Justifying Bruce Bochy's quick hook

Justifying Bruce Bochy's quick hook

Published Oct. 22, 2014 10:08 p.m. ET

In a regular-season game, the Royals might have been exceptionally fortunate regarding Jake Peavy's low pitch count. In Game 2, he'd thrown only 57 pitches through five innings, which might lead most managers to maintain absolute faith in Peavy's stuff, figuring he's good for at least seven or eight innings unless some serious trouble comes along.

Except there's little evidence showing that what's come before will come after. In this particular game, Peavy hadn't been dominant at all, striking out just one Royal in those first five innings. But during the regular season, a manager's going to stick with a pitcher until he's a) run up his pitch count, or b) gotten into a serious jam. Even though, as Mickey Lichtman recently observed, the first six innings don't predict what will happen in the seventh. And we might assume the same about the first five innings, and the sixth.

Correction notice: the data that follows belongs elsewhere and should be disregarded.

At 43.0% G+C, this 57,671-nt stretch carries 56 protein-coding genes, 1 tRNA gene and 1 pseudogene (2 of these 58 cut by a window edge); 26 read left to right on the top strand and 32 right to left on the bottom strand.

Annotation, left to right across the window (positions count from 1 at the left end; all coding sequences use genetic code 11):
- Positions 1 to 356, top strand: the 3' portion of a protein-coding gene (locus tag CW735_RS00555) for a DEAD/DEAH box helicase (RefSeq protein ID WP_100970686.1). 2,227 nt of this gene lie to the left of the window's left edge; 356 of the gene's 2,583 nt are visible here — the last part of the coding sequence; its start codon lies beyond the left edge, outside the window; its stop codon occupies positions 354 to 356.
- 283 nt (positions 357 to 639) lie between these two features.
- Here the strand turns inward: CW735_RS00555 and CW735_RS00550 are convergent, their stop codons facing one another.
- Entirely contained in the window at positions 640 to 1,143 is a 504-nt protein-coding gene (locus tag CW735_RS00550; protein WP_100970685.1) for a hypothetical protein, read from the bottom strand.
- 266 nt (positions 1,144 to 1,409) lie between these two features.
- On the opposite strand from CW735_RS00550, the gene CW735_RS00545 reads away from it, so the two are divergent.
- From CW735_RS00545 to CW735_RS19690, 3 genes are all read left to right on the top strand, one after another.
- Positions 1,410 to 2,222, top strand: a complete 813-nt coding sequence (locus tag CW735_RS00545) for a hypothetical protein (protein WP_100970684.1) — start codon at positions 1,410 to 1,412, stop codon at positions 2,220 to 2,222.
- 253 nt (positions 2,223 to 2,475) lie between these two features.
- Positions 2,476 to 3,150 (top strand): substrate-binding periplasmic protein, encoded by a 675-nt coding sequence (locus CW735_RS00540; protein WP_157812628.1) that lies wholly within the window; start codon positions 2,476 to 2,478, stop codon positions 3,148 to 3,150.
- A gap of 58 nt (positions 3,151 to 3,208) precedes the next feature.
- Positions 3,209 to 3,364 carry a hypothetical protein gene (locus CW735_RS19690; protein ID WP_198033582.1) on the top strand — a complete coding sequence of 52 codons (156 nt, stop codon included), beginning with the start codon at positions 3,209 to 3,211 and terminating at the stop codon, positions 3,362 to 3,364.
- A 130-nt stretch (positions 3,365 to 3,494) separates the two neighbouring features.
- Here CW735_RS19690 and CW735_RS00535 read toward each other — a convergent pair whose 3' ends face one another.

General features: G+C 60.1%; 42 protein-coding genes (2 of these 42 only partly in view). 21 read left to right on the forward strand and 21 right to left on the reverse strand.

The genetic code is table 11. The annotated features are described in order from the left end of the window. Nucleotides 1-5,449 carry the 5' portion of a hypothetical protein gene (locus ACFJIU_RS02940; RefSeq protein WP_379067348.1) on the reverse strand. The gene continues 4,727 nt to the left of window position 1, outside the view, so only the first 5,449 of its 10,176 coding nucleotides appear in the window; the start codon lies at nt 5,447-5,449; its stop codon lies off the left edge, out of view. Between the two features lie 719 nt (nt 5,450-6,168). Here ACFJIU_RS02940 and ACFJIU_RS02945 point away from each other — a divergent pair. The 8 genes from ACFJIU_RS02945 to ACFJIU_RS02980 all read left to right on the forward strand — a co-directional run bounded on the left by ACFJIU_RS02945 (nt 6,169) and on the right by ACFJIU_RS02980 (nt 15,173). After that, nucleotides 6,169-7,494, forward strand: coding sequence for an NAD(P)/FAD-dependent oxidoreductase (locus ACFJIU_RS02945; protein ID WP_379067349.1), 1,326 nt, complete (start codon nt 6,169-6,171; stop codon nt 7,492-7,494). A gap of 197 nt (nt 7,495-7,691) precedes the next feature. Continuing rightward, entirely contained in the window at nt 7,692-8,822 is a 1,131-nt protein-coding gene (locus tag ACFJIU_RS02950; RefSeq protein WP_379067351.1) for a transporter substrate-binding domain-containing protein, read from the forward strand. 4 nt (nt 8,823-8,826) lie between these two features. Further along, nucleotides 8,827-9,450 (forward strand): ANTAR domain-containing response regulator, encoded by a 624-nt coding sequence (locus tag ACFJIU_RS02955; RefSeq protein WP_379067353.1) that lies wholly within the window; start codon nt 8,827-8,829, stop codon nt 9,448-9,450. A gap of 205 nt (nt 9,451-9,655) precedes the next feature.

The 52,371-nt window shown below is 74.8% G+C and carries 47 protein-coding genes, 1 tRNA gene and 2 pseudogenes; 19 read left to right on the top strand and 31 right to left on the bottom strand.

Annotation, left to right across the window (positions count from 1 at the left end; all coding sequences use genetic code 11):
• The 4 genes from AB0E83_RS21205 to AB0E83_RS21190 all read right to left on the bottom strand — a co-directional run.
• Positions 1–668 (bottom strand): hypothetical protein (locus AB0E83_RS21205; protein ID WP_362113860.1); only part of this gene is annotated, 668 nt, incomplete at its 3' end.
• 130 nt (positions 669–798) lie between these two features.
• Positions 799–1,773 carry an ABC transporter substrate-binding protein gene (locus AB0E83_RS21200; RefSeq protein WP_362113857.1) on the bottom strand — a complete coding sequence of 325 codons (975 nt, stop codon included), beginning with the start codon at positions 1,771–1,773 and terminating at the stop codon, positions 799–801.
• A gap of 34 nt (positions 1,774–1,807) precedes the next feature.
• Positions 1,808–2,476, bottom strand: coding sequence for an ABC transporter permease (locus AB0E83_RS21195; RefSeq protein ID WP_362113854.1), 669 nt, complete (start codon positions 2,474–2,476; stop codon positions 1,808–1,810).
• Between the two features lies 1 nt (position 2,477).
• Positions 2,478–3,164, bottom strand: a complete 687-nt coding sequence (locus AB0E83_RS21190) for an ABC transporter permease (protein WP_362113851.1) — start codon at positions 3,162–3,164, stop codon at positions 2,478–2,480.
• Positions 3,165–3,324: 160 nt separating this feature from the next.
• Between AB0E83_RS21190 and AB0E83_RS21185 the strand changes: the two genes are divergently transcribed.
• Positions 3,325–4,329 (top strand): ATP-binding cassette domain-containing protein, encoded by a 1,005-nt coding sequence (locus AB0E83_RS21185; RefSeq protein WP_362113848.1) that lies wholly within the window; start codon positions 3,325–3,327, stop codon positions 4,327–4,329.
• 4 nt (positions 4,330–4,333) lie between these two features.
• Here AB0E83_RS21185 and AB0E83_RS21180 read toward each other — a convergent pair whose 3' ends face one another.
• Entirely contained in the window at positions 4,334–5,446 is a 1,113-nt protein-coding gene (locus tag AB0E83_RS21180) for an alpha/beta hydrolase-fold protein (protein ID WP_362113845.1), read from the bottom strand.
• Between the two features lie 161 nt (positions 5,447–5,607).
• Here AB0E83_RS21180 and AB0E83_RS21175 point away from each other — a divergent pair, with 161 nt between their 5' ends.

As Harold Reynolds pointed out on FOX, the real key is times through the order. And in the bottom of the sixth, the Royals were up for the third time. And while nobody was warming up in the bullpen to start the inning, Bochy did get someone up after leadoff man Lorenzo Cain parachuted a single into center field.

Alas, it was too late. There wasn't a lefty ready to face Eric Hosmer, who walked. Then Bochy came out, earlier than he would have during the regular season but maybe one batter too late in October. Because Billy Butler greeted Jean Machi with an RBI single, and the Royals grabbed the lead.


Their record when leading after six innings this year: 65-5.